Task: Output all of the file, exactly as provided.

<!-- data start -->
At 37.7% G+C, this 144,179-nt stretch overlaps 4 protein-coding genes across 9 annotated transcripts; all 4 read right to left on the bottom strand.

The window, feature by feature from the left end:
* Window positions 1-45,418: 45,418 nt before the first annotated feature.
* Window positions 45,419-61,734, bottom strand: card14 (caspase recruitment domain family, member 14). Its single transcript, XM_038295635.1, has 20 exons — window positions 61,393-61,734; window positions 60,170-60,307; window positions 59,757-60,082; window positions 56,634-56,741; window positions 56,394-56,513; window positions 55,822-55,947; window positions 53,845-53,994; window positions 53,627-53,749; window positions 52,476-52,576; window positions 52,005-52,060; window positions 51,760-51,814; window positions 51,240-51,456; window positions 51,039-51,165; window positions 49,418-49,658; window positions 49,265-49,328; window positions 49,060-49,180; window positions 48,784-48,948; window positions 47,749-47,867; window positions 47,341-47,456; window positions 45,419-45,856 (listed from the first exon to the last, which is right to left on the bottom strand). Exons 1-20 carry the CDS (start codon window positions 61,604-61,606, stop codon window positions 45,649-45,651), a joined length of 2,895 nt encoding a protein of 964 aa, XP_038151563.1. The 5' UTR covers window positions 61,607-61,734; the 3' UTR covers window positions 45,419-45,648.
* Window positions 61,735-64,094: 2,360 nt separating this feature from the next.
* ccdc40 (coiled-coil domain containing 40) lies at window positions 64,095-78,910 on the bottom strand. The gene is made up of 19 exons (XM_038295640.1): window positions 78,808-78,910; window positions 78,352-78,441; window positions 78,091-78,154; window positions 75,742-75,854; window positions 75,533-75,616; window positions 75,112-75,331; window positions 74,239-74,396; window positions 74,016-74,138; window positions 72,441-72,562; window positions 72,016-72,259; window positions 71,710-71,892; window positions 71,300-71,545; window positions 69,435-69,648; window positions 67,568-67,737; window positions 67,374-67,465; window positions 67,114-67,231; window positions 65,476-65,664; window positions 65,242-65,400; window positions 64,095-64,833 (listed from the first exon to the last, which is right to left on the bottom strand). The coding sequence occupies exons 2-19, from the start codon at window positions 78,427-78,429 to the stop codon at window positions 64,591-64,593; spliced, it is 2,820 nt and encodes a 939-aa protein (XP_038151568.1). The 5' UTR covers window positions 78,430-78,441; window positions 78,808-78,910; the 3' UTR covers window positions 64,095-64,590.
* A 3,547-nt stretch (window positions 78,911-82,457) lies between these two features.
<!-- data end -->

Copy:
At 37.7% G+C, this 144,179-nt stretch overlaps 4 protein-coding genes across 9 annotated transcripts; all 4 read right to left on the bottom strand.

The window, feature by feature from the left end:
* Window positions 1-45,418: 45,418 nt before the first annotated feature.
* Window positions 45,419-61,734, bottom strand: card14 (caspase recruitment domain family, member 14). Its single transcript, XM_038295635.1, has 20 exons — window positions 61,393-61,734; window positions 60,170-60,307; window positions 59,757-60,082; window positions 56,634-56,741; window positions 56,394-56,513; window positions 55,822-55,947; window positions 53,845-53,994; window positions 53,627-53,749; window positions 52,476-52,576; window positions 52,005-52,060; window positions 51,760-51,814; window positions 51,240-51,456; window positions 51,039-51,165; window positions 49,418-49,658; window positions 49,265-49,328; window positions 49,060-49,180; window positions 48,784-48,948; window positions 47,749-47,867; window positions 47,341-47,456; window positions 45,419-45,856 (listed from the first exon to the last, which is right to left on the bottom strand). Exons 1-20 carry the CDS (start codon window positions 61,604-61,606, stop codon window positions 45,649-45,651), a joined length of 2,895 nt encoding a protein of 964 aa, XP_038151563.1. The 5' UTR covers window positions 61,607-61,734; the 3' UTR covers window positions 45,419-45,648.
* Window positions 61,735-64,094: 2,360 nt separating this feature from the next.
* ccdc40 (coiled-coil domain containing 40) lies at window positions 64,095-78,910 on the bottom strand. The gene is made up of 19 exons (XM_038295640.1): window positions 78,808-78,910; window positions 78,352-78,441; window positions 78,091-78,154; window positions 75,742-75,854; window positions 75,533-75,616; window positions 75,112-75,331; window positions 74,239-74,396; window positions 74,016-74,138; window positions 72,441-72,562; window positions 72,016-72,259; window positions 71,710-71,892; window positions 71,300-71,545; window positions 69,435-69,648; window positions 67,568-67,737; window positions 67,374-67,465; window positions 67,114-67,231; window positions 65,476-65,664; window positions 65,242-65,400; window positions 64,095-64,833 (listed from the first exon to the last, which is right to left on the bottom strand). The coding sequence occupies exons 2-19, from the start codon at window positions 78,427-78,429 to the stop codon at window positions 64,591-64,593; spliced, it is 2,820 nt and encodes a 939-aa protein (XP_038151568.1). The 5' UTR covers window positions 78,430-78,441; window positions 78,808-78,910; the 3' UTR covers window positions 64,095-64,590.
* A 3,547-nt stretch (window positions 78,911-82,457) lies between these two features.